Not too surprisingly, the Bucs took a couple of high school kids in the second and third rounds. These are the ype of players that in the old days would be drafted late but paid like an early pick. With the new CBA, you have to grab the prep guys quickly, where you can offer a big bonus, or watch them go off to college.
The second rounder was Wyatt Mathisen, 18, who sorta fell into the Pirates lap. He was Baseball America's
#47 rated player, considered the top prep catcher in the draft and maybe the #2 overall behind Mike Zunino. He went to Calallen HS of Corpus Christi, Texas, and is a recruit of the U of Texas.
Catching will be a developmental project. Mathisen was actually a shortstop/pitcher for his high school (which may be how he fell to Pittsburgh), but in the summer leagues, he dons the tools of ignorance. He's athletic, quick, has a good arm, hits with power, and has the size at 6'2", 215 pounds.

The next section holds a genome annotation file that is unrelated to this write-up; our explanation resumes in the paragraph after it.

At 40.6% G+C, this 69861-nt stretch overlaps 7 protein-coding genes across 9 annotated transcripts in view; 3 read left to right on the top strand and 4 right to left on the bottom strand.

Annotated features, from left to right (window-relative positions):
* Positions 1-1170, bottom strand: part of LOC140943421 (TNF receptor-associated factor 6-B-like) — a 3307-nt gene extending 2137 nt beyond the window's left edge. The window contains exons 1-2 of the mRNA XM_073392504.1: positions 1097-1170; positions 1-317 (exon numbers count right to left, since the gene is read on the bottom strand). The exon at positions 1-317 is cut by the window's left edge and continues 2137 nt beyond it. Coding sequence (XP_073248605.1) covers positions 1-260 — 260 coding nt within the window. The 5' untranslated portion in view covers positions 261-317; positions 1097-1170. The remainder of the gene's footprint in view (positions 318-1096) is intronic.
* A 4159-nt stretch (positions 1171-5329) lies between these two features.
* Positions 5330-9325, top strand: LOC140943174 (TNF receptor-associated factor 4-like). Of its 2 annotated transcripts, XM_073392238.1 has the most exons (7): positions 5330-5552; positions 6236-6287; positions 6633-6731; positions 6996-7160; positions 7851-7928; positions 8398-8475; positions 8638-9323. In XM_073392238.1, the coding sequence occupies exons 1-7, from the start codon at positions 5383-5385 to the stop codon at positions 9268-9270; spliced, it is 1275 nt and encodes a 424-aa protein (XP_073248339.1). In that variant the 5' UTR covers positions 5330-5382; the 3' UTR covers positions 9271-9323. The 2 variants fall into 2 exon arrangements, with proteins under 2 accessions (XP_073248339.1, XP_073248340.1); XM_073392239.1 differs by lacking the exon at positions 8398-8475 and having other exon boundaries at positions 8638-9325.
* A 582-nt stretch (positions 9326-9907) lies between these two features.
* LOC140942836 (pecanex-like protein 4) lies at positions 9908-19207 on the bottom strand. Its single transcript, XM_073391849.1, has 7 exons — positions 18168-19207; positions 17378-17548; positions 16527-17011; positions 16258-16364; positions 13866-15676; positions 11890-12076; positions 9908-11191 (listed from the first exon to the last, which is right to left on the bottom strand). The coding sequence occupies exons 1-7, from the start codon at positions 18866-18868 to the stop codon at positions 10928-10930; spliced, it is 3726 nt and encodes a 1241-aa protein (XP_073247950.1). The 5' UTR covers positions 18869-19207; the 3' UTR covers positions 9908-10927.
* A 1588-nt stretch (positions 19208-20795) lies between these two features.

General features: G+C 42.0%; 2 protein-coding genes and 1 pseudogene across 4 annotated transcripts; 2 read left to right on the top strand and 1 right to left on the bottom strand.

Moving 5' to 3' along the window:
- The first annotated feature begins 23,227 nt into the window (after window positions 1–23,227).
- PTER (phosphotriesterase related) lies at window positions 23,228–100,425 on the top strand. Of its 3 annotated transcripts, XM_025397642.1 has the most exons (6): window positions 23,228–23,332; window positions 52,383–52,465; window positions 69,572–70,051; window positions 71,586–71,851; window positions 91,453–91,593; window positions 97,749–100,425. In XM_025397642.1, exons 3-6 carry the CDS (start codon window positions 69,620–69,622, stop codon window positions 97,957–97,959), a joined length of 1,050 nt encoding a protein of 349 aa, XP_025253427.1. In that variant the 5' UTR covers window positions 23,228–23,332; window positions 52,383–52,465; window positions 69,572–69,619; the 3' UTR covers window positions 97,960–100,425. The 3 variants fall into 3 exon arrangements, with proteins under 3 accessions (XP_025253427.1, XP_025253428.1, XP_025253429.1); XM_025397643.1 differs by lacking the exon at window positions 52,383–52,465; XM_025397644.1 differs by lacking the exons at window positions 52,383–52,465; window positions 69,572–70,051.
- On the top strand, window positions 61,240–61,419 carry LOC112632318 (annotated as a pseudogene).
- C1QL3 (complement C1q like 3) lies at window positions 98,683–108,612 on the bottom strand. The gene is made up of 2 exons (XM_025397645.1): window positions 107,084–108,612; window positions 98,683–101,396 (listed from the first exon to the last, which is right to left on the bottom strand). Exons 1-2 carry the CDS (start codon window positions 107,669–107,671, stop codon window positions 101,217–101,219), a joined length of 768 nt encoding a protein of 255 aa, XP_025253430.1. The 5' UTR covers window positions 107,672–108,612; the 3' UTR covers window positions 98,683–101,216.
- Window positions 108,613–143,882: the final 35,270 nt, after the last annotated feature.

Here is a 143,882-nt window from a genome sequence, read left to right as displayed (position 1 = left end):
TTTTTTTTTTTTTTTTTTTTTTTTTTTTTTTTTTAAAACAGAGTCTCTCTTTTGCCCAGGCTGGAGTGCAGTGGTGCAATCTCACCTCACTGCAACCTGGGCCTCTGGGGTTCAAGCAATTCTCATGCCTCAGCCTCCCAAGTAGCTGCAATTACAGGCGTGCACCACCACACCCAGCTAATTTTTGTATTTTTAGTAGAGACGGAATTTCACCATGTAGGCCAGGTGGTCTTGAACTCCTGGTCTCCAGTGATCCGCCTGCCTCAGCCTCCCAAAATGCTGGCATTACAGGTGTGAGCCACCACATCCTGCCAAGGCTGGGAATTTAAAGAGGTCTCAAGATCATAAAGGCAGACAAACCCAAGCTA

Mathisen will have to make the transition to full-time catcher, so it will realistically be a while before he can help the big club. But as soon as he signs, he becomes the Pirates' #3 prospect behind the plate, trailing Tony Sanchez at Indy and Ramon Cabrera at Altoona.
His slot allotment is $746,300.
With their third round pick, the Bucs selected Winter Springs, Florida, prep pitcher Jonathan Sandfort. A RHP, he's a big, projectable kid at 6′
5″, 220 pounds and sits at 88-92 MPH. He also throws a hook and is developing a changeup. The righty put together an 8-1 record with a 0.92 ERA and 73 strikeouts in 68-2/3 innings this season.
Sandfort was rated the 255th best prospect in the draft by Baseball
America. He has a commitment to the University of Florida, so he
probably won’t come cheap. He will, like every high school pitcher not named Jameson Taillon, be a project.
The slot price for the
third round pick is $462,900.
This does show that the Pirates are working the draft hard and not conceding cheap picks early to free up Mark Appel cash. The strategy of getting high school kids early maximizes the talent pool, but also insures that the draft slot allocations will be hit heavily to buy them out of their college years. So the direction is toward a solid draft, not a one-hit wonder, and that's a welcome bit of news.